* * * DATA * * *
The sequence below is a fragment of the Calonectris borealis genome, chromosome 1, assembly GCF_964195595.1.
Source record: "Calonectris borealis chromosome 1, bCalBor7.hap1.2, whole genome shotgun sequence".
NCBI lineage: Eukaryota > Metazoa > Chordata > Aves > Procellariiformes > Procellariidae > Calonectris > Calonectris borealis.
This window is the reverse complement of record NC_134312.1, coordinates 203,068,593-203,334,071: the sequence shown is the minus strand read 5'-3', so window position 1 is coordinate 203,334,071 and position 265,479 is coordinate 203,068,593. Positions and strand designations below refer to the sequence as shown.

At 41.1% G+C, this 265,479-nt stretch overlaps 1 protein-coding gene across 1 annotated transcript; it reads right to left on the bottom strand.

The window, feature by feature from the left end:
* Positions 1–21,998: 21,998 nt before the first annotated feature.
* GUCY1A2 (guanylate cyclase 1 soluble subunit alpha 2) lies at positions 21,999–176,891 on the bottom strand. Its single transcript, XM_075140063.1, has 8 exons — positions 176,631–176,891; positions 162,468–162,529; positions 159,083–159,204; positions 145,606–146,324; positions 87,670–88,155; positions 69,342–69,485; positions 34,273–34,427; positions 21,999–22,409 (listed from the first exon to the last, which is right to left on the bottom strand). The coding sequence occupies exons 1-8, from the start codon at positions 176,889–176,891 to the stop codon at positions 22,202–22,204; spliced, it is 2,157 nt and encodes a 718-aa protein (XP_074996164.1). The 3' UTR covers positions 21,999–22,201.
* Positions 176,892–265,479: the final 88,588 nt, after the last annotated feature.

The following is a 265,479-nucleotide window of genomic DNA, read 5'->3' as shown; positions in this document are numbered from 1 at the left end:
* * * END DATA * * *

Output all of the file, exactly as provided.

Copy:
The sequence below is a fragment of the Calonectris borealis genome, chromosome 1, assembly GCF_964195595.1.
Source record: "Calonectris borealis chromosome 1, bCalBor7.hap1.2, whole genome shotgun sequence".
NCBI lineage: Eukaryota > Metazoa > Chordata > Aves > Procellariiformes > Procellariidae > Calonectris > Calonectris borealis.
This window is the reverse complement of record NC_134312.1, coordinates 203,068,593-203,334,071: the sequence shown is the minus strand read 5'-3', so window position 1 is coordinate 203,334,071 and position 265,479 is coordinate 203,068,593. Positions and strand designations below refer to the sequence as shown.

At 41.1% G+C, this 265,479-nt stretch overlaps 1 protein-coding gene across 1 annotated transcript; it reads right to left on the bottom strand.

The window, feature by feature from the left end:
* Positions 1–21,998: 21,998 nt before the first annotated feature.
* GUCY1A2 (guanylate cyclase 1 soluble subunit alpha 2) lies at positions 21,999–176,891 on the bottom strand. Its single transcript, XM_075140063.1, has 8 exons — positions 176,631–176,891; positions 162,468–162,529; positions 159,083–159,204; positions 145,606–146,324; positions 87,670–88,155; positions 69,342–69,485; positions 34,273–34,427; positions 21,999–22,409 (listed from the first exon to the last, which is right to left on the bottom strand). The coding sequence occupies exons 1-8, from the start codon at positions 176,889–176,891 to the stop codon at positions 22,202–22,204; spliced, it is 2,157 nt and encodes a 718-aa protein (XP_074996164.1). The 3' UTR covers positions 21,999–22,201.
* Positions 176,892–265,479: the final 88,588 nt, after the last annotated feature.

The following is a 265,479-nucleotide window of genomic DNA, read 5'->3' as shown; positions in this document are numbered from 1 at the left end: